Dip into Unit 1, The capitalist revolution and you’ll discover how economies transitioned from hundreds of years of little change to a pattern of continuous growth; how inequality between countries emerged; and how growing living standards bumped up against the absorptive capacities of the environment as social systems were transformed.
The social nature of human behaviour is under the spotlight in Unit 4 Social interactions, power relations take centre-stage in Unit 6 The firm: owners, managers, and employees which helps explain how wages are set and why unemployment is ever-present in a capitalist economy.
The starting point for every recent debate about the state of economics is how the discipline performed ahead of the financial crisis. So how does the new paradigm deal with this?
For a start, it reinstates history as an integral element. By looking over a century (Unit 17), we ask how the lessons from one kind of crisis—the Great Depression—contained the seeds of the next, very different crisis—the stagflation of the 1970s.
A preoccupation with managing aggregate demand had diverted attention from the weakening of productivity growth and increasing tension between capital and labour over how to split the diminishing rewards it offered.
This supply-side crisis brought supply-side reforms and deregulation to the fore. A new macroeconomic policy regime delegated stabilisation to independent central banks who targeted inflation. This regime was tested by the oil shock of the 2000s, and passed with flying colours—there was no re-run of the hike in inflation and unemployment the 1970s oil shocks had wrought.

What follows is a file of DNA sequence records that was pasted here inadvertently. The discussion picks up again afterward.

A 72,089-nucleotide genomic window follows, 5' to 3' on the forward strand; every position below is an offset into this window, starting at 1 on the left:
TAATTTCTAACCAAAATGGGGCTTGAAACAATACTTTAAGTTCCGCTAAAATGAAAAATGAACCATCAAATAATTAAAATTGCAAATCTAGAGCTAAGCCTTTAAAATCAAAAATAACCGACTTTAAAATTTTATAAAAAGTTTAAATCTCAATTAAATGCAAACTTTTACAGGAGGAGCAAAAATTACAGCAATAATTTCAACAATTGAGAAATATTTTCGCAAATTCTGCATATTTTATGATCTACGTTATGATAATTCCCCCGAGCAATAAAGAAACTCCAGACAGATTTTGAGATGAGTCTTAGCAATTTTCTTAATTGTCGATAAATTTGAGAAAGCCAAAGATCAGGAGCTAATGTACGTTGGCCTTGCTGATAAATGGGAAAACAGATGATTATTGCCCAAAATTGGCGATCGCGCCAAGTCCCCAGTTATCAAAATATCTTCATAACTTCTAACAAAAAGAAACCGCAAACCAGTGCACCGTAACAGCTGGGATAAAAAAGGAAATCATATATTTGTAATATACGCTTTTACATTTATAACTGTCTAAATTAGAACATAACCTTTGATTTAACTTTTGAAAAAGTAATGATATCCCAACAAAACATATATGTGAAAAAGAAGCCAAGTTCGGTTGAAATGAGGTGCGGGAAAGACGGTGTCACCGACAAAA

But as we now know, the new-found stability distracted attention from the build-up of imprudence, instability, and inequality that had all flowed from the deregulation. Then in 2007-8 things fell apart.
It was Barry Eichengreen and Kevin O’Rourke—both trained as historians as well as economists—who sounded the alarm. They produced the real-time data on global trade and industrial production, and discovered striking parallels with the initial months of the Great Depression. This helped precipitate the action that avoided a full-on rerun of the 1930s. If misguided economics fuelled the crisis, the actions to stabilise demand and the financial system after it hit are an example of pragmatic and historically-informed economics at its best. Economists schooled in the new paradigm will be no better at providing exact predictions of crises, but they will be better able to weigh—and warn of—the risks.
As economists struggle to understand why the high-income economies continue to perform so poorly, especially for workers and the less well off, the new paradigm suggests answers will come from best-practice economics research open to integrating ideas from diverse schools of thought.
And just as was the case in the midst of the crisis, economists and journalists need to communicate the valuable and practical insights economics brings in order to regain trust. It’s time to stop debating whether economics is broken or has already fixed itself. There’s a much better alternative—free to anyone interested—out there waiting to be taught.